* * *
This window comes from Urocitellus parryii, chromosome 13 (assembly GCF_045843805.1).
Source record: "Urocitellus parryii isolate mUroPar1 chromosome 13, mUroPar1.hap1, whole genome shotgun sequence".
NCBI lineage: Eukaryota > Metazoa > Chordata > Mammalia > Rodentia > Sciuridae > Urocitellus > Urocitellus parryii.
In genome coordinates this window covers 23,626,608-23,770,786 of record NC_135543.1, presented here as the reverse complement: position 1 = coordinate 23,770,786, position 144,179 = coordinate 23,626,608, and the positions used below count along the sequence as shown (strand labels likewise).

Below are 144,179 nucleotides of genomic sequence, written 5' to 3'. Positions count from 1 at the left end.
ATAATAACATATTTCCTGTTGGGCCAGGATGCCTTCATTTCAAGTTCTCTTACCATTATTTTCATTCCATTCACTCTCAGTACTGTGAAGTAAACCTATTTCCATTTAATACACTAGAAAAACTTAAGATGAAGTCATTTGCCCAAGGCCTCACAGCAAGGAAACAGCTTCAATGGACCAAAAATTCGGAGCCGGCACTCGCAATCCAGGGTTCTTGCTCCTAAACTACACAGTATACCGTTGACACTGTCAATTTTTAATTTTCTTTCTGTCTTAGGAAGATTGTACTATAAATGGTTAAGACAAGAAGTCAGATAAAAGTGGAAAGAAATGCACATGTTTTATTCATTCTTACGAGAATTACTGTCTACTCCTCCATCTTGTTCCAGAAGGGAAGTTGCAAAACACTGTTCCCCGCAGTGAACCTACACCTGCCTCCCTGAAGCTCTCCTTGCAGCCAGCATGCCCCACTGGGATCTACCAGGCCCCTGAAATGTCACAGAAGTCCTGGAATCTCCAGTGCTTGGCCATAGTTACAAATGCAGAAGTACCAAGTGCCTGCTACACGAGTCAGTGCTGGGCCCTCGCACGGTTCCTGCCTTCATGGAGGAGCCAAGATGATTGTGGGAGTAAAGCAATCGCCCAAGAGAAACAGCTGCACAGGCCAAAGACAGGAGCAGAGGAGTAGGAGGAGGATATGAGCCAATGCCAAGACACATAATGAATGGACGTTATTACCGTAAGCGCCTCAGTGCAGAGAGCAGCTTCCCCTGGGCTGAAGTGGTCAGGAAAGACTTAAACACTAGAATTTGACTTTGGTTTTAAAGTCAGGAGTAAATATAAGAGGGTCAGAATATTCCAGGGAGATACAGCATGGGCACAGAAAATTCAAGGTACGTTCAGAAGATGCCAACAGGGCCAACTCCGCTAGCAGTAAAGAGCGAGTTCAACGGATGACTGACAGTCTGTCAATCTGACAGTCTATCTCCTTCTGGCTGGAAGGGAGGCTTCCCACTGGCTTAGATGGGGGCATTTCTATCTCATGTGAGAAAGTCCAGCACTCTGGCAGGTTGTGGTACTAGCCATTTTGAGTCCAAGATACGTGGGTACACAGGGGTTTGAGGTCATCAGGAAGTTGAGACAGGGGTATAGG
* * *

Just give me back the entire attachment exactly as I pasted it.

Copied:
This window comes from Urocitellus parryii, chromosome 13 (assembly GCF_045843805.1).
Source record: "Urocitellus parryii isolate mUroPar1 chromosome 13, mUroPar1.hap1, whole genome shotgun sequence".
NCBI lineage: Eukaryota > Metazoa > Chordata > Mammalia > Rodentia > Sciuridae > Urocitellus > Urocitellus parryii.
In genome coordinates this window covers 23,626,608-23,770,786 of record NC_135543.1, presented here as the reverse complement: position 1 = coordinate 23,770,786, position 144,179 = coordinate 23,626,608, and the positions used below count along the sequence as shown (strand labels likewise).

Below are 144,179 nucleotides of genomic sequence, written 5' to 3'. Positions count from 1 at the left end.
ATAATAACATATTTCCTGTTGGGCCAGGATGCCTTCATTTCAAGTTCTCTTACCATTATTTTCATTCCATTCACTCTCAGTACTGTGAAGTAAACCTATTTCCATTTAATACACTAGAAAAACTTAAGATGAAGTCATTTGCCCAAGGCCTCACAGCAAGGAAACAGCTTCAATGGACCAAAAATTCGGAGCCGGCACTCGCAATCCAGGGTTCTTGCTCCTAAACTACACAGTATACCGTTGACACTGTCAATTTTTAATTTTCTTTCTGTCTTAGGAAGATTGTACTATAAATGGTTAAGACAAGAAGTCAGATAAAAGTGGAAAGAAATGCACATGTTTTATTCATTCTTACGAGAATTACTGTCTACTCCTCCATCTTGTTCCAGAAGGGAAGTTGCAAAACACTGTTCCCCGCAGTGAACCTACACCTGCCTCCCTGAAGCTCTCCTTGCAGCCAGCATGCCCCACTGGGATCTACCAGGCCCCTGAAATGTCACAGAAGTCCTGGAATCTCCAGTGCTTGGCCATAGTTACAAATGCAGAAGTACCAAGTGCCTGCTACACGAGTCAGTGCTGGGCCCTCGCACGGTTCCTGCCTTCATGGAGGAGCCAAGATGATTGTGGGAGTAAAGCAATCGCCCAAGAGAAACAGCTGCACAGGCCAAAGACAGGAGCAGAGGAGTAGGAGGAGGATATGAGCCAATGCCAAGACACATAATGAATGGACGTTATTACCGTAAGCGCCTCAGTGCAGAGAGCAGCTTCCCCTGGGCTGAAGTGGTCAGGAAAGACTTAAACACTAGAATTTGACTTTGGTTTTAAAGTCAGGAGTAAATATAAGAGGGTCAGAATATTCCAGGGAGATACAGCATGGGCACAGAAAATTCAAGGTACGTTCAGAAGATGCCAACAGGGCCAACTCCGCTAGCAGTAAAGAGCGAGTTCAACGGATGACTGACAGTCTGTCAATCTGACAGTCTATCTCCTTCTGGCTGGAAGGGAGGCTTCCCACTGGCTTAGATGGGGGCATTTCTATCTCATGTGAGAAAGTCCAGCACTCTGGCAGGTTGTGGTACTAGCCATTTTGAGTCCAAGATACGTGGGTACACAGGGGTTTGAGGTCATCAGGAAGTTGAGACAGGGGTATAGG